Dreamforce 2012: Businesses must prepare for social revolution

Dreamforce 2012 logo

The business world is undergoing phenomenal change, which has been dubbed a social revolution by salesforce.com.

There is no better way to get closer to customers and to engage with and respond to their needs, the company told some 90,000 attendees at its 10th annual Dreamforce conference this week in San Francisco.

"We are standing on shoulders of giants. We are being led by many new prophets. It's changing the world, changing society," CEO Mark Benioff said during his opening keynote.

"This social revolution going on right now is unlike anything we've ever experienced before. That amazing social revolution is touching society - all of us, our personal lives, our companies. Every aspect of our world is changing. That is why it is the most exciting thing that has ever happened to our industry."

Benioff then turned his attention to the audience to ask how they were embracing social media in their workplace. Almost every hand went up.

"Seventy per cent of businesses are now using social in their business. Business is social. Mckinsey says it's a $1.3 trillion dollar addition to our economy," Benioff said, before backing up his company's socially-focused stance with additional statistics.

IDC predicts social networking spend will enjoy annual growth of 47 per cent, while there will be a 123 per cent boost in the level of social customer interactions - building on the 150 million conversations that already happen via social media between businesses and customers, he said, before claiming it was a "customer revolution."

Benioff also cited a recent IBM study that surveyed business leaders about their priorities. It found that social came only behind their sales forces in terms of importance.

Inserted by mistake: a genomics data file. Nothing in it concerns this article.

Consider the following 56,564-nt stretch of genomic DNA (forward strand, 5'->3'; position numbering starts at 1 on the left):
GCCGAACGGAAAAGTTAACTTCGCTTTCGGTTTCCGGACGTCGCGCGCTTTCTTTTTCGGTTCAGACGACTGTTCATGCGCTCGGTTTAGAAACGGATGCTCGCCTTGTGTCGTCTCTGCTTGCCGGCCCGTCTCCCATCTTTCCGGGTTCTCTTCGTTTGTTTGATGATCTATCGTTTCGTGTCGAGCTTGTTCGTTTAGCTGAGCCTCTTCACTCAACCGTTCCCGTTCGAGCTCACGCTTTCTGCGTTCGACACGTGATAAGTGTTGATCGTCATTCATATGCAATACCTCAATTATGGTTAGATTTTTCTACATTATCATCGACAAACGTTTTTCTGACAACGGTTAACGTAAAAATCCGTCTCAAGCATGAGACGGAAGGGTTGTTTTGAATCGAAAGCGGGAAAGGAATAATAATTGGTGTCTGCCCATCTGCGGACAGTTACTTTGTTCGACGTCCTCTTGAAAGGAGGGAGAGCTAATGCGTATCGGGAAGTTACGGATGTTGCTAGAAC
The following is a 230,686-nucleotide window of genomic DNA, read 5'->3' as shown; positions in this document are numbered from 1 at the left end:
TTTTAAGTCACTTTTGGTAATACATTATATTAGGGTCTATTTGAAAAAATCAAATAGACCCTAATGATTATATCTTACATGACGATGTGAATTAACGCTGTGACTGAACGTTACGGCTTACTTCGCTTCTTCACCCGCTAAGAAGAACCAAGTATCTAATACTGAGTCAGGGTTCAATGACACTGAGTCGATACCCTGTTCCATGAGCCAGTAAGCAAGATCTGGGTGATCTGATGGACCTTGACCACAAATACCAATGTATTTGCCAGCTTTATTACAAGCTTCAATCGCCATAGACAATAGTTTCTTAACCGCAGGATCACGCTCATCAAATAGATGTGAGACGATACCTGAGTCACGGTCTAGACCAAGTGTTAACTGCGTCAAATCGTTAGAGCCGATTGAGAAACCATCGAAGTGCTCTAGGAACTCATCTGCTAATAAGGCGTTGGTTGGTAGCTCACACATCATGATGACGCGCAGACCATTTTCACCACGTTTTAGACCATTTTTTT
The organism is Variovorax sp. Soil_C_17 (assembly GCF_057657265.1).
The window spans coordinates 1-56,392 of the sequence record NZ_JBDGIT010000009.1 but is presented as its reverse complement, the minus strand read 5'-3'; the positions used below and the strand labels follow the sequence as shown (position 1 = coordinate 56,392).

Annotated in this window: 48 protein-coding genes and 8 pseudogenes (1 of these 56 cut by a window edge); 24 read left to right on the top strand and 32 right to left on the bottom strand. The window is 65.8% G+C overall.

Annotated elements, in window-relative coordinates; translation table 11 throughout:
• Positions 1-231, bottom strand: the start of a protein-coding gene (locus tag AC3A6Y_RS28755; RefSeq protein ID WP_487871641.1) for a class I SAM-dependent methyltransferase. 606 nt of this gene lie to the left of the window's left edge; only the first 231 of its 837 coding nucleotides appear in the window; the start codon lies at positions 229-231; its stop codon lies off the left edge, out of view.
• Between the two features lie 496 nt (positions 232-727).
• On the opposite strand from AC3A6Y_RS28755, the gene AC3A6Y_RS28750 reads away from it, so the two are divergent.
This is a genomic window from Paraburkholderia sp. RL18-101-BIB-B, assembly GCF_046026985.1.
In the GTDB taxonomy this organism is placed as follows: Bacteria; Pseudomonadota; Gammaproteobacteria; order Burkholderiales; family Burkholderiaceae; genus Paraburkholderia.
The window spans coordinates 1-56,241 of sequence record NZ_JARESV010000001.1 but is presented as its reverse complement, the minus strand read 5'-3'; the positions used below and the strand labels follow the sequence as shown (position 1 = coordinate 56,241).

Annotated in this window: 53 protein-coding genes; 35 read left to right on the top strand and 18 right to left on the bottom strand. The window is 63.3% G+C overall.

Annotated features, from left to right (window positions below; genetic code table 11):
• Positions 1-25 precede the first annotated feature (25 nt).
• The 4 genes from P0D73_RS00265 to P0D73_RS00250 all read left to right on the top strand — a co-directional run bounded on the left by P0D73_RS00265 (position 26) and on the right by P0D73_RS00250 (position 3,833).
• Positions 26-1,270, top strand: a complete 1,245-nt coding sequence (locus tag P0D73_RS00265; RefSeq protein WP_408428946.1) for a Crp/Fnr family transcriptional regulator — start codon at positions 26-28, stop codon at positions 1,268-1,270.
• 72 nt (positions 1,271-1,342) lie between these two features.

"It further clarified our role, our mission, what we're doing in this industry," he added.

"Salesforce.com's mission, our core mission, is to help you our customers to connect with your customers in a whole new way. It is a customer revolution, a partner revolution, an employee revolution, a product revolution. It's an incredible time. It's a spectacular time."

During his time on the stage - and off it as he wandered around the aisles - Benioff was careful to talk about the social nature of business and steered clear of references to the 'social enterprise.'

Maggie Holland

Maggie has been a journalist since 1999, starting her career as an editorial assistant on then-weekly magazine Computing, before working her way up to senior reporter level. In 2006, just weeks before ITPro was launched, Maggie joined Dennis Publishing as a reporter. Having worked her way up to editor of ITPro, she was appointed group editor of CloudPro and ITPro in April 2012. She became the editorial director and took responsibility for ChannelPro, in 2016.

Her areas of particular interest, aside from cloud, include management and C-level issues, the business value of technology, green and environmental issues and careers to name but a few.